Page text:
it has come to my attention that i had mistakenly posted a thunkable solution for calculating distance between 2 points on the globe as the haversine formula (i even mispelled it as havesine!). i went back to my sources and discovered that what i had posted was a simpler way of computing the same distance using the spherical laws of cosines. the results may be off by a mile or so when compared to the haversine formula, but they’re mostly pretty close.

in fact, it can be expressed as a oneliner (without using a square function, or square root, or atan that are present in haversine):

D=ACOS(SIN(LAT1)*SIN(LAT2)+COS(LAT1)*COS(LAT2)*COS(LON2-LON1))*3961

where 3961 is the radius of the earth in miles (use the equivalent 6373 in kilometers). Also note that the difference between the LAT values is not part of the formula.

when i was playing with this in may i also noticed that the trigonometric functions in thunkable rely on angles being expressed in degrees. hence where you expect radians, thunkable actually needs degrees. it’s an important thing to remember.

here’s the link to the new version (remember it’s a haversine replacement!):

https://x.thunkable.com/copy/9479117f976ee1451a9c121a563d5b1f

if anyone is interested, i’ve included link to an exerciser spreadsheet. just enter the lat/ long points at top and get the result in cell marked DISTANCE

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Aha! Yes, it should be -74.006. Thank you for catching that. I was trying to find a spot in New York and my Google search returned 74.006 W but I didn’t realize that needed to be negative.

That explains a lot. Sorry, very new to this!

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I tried your second Thunkable project with the locations I’m using for testing: one (relatively) near San Francisco and one in New York City. The distance returned was ~2565 which is what I expected. Awesome!

It turns out that an excel formula I had set up in a Google sheet (looks to be the same as you posted) also returns the same value as your project so I feel pretty good about that. That negative longitude was really throwing me off!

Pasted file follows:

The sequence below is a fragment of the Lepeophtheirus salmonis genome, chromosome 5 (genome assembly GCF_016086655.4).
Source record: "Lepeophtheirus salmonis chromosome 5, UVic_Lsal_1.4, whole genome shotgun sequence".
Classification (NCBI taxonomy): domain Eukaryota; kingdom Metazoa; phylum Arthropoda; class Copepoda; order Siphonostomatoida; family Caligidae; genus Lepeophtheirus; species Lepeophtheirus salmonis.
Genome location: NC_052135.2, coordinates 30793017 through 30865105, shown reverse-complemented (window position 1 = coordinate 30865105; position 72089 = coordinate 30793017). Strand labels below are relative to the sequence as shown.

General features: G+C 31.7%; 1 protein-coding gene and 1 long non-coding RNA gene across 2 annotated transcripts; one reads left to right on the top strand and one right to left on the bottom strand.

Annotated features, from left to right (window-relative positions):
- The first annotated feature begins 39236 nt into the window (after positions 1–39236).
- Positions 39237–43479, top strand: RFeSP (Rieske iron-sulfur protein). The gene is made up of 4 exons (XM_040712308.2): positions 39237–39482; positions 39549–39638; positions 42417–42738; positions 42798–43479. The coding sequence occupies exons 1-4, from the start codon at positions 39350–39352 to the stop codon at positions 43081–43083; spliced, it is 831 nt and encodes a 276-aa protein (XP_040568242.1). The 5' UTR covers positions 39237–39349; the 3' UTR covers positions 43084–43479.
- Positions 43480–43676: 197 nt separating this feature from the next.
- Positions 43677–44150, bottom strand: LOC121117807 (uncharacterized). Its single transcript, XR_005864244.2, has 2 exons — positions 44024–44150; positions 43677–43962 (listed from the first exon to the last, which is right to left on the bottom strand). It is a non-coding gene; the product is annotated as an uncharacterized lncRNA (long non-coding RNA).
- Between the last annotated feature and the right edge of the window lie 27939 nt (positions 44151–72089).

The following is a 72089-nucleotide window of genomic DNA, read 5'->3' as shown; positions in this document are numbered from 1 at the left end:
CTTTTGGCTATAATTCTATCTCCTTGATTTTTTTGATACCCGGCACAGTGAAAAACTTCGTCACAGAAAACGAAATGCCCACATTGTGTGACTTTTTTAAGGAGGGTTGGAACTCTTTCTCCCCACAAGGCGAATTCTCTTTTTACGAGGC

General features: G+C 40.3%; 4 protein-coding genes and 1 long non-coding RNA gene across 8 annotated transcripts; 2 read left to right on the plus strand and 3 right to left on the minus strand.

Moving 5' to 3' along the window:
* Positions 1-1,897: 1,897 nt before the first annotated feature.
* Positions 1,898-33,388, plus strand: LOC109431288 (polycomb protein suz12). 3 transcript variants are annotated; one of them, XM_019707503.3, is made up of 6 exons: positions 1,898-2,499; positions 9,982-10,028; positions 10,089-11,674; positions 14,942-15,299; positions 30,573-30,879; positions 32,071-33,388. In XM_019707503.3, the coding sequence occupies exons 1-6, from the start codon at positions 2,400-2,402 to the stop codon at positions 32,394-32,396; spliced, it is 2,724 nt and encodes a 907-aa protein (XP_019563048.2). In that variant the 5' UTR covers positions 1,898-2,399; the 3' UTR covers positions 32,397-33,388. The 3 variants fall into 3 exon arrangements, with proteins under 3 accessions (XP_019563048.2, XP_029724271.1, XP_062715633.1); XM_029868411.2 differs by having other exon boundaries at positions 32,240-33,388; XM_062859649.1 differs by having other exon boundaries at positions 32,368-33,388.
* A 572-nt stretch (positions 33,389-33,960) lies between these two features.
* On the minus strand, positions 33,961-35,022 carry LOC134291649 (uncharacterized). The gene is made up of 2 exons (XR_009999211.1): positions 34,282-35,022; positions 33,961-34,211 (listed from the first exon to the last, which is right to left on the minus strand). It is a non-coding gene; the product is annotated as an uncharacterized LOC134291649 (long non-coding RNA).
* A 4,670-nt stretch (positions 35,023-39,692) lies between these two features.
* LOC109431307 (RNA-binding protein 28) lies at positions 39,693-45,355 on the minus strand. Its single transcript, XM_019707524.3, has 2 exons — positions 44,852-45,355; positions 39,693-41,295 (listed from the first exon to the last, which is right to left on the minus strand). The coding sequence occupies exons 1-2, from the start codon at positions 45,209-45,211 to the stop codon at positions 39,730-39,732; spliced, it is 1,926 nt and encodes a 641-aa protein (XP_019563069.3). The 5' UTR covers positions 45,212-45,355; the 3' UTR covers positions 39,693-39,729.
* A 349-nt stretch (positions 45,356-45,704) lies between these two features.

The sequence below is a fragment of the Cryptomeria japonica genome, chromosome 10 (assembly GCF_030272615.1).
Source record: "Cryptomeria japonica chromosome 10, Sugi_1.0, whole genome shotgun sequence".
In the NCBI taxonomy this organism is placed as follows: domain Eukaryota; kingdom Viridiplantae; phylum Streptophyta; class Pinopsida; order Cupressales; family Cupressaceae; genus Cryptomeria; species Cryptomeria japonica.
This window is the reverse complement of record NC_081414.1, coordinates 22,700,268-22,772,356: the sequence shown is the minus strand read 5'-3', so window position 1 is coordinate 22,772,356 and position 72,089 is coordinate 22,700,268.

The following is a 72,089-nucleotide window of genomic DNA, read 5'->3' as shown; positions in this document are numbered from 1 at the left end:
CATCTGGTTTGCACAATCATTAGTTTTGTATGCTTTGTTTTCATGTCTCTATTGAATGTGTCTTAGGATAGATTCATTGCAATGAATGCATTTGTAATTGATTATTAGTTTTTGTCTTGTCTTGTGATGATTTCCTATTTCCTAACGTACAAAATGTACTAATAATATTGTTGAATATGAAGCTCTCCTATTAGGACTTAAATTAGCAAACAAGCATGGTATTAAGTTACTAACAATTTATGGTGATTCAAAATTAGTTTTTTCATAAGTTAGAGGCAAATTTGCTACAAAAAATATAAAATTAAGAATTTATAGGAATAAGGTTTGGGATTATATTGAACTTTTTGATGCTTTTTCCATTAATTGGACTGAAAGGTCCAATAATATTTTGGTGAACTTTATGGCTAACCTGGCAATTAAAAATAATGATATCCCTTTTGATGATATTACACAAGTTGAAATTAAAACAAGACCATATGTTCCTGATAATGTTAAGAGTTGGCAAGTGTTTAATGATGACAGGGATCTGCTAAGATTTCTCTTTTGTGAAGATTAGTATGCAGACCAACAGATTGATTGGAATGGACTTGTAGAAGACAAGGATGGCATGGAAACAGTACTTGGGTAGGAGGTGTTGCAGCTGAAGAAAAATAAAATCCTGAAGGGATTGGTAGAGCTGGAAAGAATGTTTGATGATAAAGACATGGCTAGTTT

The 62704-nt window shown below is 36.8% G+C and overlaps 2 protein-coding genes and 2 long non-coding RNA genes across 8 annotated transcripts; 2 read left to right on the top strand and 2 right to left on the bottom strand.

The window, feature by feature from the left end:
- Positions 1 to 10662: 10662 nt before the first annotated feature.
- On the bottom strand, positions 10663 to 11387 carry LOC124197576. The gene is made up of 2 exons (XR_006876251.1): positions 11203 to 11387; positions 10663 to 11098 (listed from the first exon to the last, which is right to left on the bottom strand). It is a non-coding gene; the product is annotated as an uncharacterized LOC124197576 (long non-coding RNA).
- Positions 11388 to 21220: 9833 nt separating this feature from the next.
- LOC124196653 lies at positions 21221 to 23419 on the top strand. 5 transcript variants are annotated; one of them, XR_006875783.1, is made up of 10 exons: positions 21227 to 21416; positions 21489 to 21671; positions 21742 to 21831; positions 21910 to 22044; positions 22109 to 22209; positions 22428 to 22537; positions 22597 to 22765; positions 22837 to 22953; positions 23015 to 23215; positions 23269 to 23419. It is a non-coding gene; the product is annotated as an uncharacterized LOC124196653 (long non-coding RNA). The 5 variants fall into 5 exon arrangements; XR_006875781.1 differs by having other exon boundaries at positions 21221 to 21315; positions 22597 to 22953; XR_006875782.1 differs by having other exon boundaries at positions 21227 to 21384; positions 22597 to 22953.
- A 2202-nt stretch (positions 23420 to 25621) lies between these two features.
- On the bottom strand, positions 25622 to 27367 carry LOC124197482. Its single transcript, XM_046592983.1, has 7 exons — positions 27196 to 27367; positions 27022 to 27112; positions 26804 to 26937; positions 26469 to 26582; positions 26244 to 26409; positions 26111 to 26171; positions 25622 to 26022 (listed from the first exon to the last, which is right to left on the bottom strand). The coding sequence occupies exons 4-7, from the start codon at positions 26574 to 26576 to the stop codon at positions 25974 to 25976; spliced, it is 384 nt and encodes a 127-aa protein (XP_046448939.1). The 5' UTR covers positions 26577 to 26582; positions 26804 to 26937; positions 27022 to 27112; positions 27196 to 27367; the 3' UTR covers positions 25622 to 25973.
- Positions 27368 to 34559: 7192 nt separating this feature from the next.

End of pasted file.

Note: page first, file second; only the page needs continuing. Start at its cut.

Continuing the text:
I appreciate your help so much! Great to have the examples and the details of how you went about calculating distances.

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Why can’t I make that work?

I did a project here:

https://x.thunkable.com/copy/ab7f391eae78b2a60232b46aa4ce76de

that does what’s in the guide, but still it doesn’t work?

Working in km by the way…

I get 7365 km, where you get 347…

Are you looking for something like this? Much easier when done server side. Particularly when you start dealing with bigger data sets

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Thank you Jared, but I’m trying to do the calculations in-app - that should be possible, shouldn’t it?

Not counting on more than 10 points in a list.

Definitely should be possible! You got this!

@engberg Here’s the fix:

When you are setting the value of app d, you need to take the acos of w+v. But you are taking the acos of w and then adding v to the result.

So instead of acos(w)+v, it needs to be acos(w+v). If you fix that, then you get 347.

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Hello,

Me and a few of my friends are trying to create an app that finds the closest location to your current one. The locations are a list of objects with properties of latitude, longitude, and location name. I found a post that tried to do a similar thing with the spherical law of cosines, but it won’t work when I try and implement it with my code. Is anyone able to find an error with my code or has an idea on how to fix it? I want to continue to use the locations list that I have already implemented if possible because there a lot of locations I am working with.

The location that I keep on receiving is shown below, but there are much closer locations in the list.